It’s funny how cultural connections are made and often begun in the most unlikely ways. For example, last night, we picked a televisual feast from Roku and as is usual for us, it was a “cult” horror movie called “City of the Dead,” starring Christopher Lee as the lead undead guy. The movie was set in a rural Massachusetts town with a perma-fog and equally permanent darkness, populated by a band of survivors of 17th century witch hunts.

In the movie, Feb. 2, which is also Candlemas, is an important day of sacrifice for these witches being the day halfway between the winter solstice and the spring equinox. (Not to mention that it was their way to irritate the local time-wearied clergyman).

In Christianity, Candlemas commemorates the ritual purification of Mary 40 days after the birth of Jesus. Pre-Christian Celts celebrated the day as Imbolc, a day linked to the gestation of ewes and lambing.

Hmmm. We wondered. Was there a link between Candlemas and Groundhog Day? Well, gosh, there is. From Projectbritain.com is this rhyme:
“If Candlemas Day be fair and bright
Winter will have another fight.
If Candlemas Day brings cloud and rain,
Winter won’t come again.”

The site also notes this German Candlemas tradition, which has been adapted in the U.S. with a groundhog subbing for the badger:
“The badger peeps out of his hole on Candlemas Day,
and, if he finds snow, walks abroad;
but if he sees the sun shining he draws back into his hole.”

Which brings us to a more local tradition — Blossom, Perry County’s prognosticatin’ groundhog. Caretaker Tamara tells us this afternoon that “Blossom did not see her shadow today. She didn’t even peek outside!” (Search our blog for “Blossom,” and you’ll see more about our little local garden-thievin’ celebrity).

The local weather was cloud and rain, and if the Candlemas rhyme is followed, agrees with Perry County Blossom that spring is en route.

We’re putting our money on our local folkways predictions no matter what that Pennsylvania whistlepig says.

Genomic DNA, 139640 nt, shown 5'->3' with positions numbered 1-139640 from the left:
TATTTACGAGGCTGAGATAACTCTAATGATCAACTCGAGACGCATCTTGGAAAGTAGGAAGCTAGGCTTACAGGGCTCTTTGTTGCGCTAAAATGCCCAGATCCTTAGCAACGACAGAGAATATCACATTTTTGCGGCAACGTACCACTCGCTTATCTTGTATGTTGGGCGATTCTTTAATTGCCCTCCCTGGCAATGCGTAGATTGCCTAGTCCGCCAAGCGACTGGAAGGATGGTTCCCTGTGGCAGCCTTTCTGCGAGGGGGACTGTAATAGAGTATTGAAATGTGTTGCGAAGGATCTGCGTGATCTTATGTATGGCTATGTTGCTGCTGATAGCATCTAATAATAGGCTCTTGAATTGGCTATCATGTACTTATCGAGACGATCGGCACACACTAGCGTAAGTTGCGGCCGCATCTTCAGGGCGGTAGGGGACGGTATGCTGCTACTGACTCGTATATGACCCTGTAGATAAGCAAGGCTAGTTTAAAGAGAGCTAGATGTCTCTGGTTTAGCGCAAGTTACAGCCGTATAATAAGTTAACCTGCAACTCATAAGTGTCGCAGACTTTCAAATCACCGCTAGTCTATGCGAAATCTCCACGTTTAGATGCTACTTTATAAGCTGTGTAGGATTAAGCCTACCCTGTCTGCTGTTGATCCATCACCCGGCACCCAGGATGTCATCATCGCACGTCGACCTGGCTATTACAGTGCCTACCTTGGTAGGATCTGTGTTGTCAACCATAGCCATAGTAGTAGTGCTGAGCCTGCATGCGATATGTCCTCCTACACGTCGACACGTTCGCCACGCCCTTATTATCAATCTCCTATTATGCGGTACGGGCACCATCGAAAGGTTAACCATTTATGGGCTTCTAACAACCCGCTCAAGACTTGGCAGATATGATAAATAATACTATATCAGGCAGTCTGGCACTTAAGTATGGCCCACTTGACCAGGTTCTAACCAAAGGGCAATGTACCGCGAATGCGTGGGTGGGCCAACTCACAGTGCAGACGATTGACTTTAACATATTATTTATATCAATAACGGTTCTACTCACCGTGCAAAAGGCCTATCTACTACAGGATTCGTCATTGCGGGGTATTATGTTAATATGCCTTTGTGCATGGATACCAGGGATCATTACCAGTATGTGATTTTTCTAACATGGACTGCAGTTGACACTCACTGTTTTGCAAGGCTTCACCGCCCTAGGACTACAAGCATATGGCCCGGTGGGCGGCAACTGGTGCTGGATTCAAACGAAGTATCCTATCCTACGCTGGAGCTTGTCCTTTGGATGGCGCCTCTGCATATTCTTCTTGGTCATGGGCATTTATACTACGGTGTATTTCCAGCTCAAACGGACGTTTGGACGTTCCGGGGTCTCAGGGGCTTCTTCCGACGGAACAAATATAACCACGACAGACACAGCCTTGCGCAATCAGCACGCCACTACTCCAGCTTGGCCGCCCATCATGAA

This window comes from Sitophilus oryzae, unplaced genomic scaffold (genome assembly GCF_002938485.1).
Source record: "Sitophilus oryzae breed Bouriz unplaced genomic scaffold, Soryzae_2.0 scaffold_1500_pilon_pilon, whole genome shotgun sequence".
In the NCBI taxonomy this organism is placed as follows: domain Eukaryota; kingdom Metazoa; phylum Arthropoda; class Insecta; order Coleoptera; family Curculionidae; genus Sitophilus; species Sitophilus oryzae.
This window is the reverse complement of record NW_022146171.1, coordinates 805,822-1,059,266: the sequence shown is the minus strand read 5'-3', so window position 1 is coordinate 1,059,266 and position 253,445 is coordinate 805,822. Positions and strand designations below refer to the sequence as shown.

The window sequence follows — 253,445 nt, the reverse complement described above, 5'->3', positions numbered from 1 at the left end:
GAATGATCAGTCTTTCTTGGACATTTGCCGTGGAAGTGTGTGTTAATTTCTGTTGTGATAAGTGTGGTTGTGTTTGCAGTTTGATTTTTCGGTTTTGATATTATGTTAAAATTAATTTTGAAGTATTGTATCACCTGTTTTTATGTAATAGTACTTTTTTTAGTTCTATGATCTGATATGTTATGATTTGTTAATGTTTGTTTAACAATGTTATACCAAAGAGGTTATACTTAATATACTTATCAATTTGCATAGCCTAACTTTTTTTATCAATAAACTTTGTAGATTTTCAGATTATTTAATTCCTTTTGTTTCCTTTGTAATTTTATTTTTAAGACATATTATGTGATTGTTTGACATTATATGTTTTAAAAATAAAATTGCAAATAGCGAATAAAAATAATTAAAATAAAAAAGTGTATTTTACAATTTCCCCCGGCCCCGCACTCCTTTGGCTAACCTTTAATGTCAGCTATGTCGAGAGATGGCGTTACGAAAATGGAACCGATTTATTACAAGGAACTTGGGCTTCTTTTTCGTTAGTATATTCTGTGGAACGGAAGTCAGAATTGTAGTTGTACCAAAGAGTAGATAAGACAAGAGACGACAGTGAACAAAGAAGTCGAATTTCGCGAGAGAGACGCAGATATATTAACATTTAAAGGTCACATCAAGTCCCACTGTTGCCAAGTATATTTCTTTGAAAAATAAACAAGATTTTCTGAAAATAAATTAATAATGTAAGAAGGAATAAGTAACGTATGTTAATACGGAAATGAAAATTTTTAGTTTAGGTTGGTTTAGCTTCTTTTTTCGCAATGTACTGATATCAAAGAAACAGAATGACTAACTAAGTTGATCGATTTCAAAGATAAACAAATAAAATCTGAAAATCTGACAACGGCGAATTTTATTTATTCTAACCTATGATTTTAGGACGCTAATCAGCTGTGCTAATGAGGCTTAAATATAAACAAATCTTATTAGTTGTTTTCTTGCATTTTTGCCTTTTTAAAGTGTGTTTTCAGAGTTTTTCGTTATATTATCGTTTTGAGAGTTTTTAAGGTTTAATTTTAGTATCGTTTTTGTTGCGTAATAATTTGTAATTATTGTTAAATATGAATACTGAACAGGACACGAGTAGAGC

http://www.stormfax.com/ghogday.htm

In the bleak midwinter, a message of hope

For me,  “In the bleak midwinter” is one of the most hauntingly sweet, humble and hopeful Christmas songs. Gustav Holst’s melody can’t but stir the soul.  However, after years of listening to the Madrigal singers at the University of Central Arkansas perform the piece, I was finally inspired to seek out the words.  Adapted from a poem by Christina Rossetti, these lyrics are as moving as their musical setting.

The beautiful YouTube’d version by the Gloucester Cathedral Choir  includes lyrics. It’s worth a look and listen.


Merry Christmas!

Poem In the Bleak Midwinter set against bleak wintry scene

The photo above was originally posted in 2010, and has become one of the most-visited posts on this blog.

The Pink Moon

April’s full moon is known as the “Pink Moon,” according to the Farmers Almanac. It’s named for the wild phlox whose  blooms add brilliant magenta notes to the spring green.

The moon appeared to live up to its name as it set on Holy Saturday, just as the first pink and orange rays of the sun lit up the haze.

PINK MOON -- The first full moon of spring, according to the Farmers Almanac, is the pink moon. Here it is just before moonset April 7, 2012. At the bottom of the photo, vapor rises from a warm valley into the cooler air above. Rows of Ouachita mountain folds recede into the west.
WILD PHLOX -- Wild phlox lights up the understory on the mountain.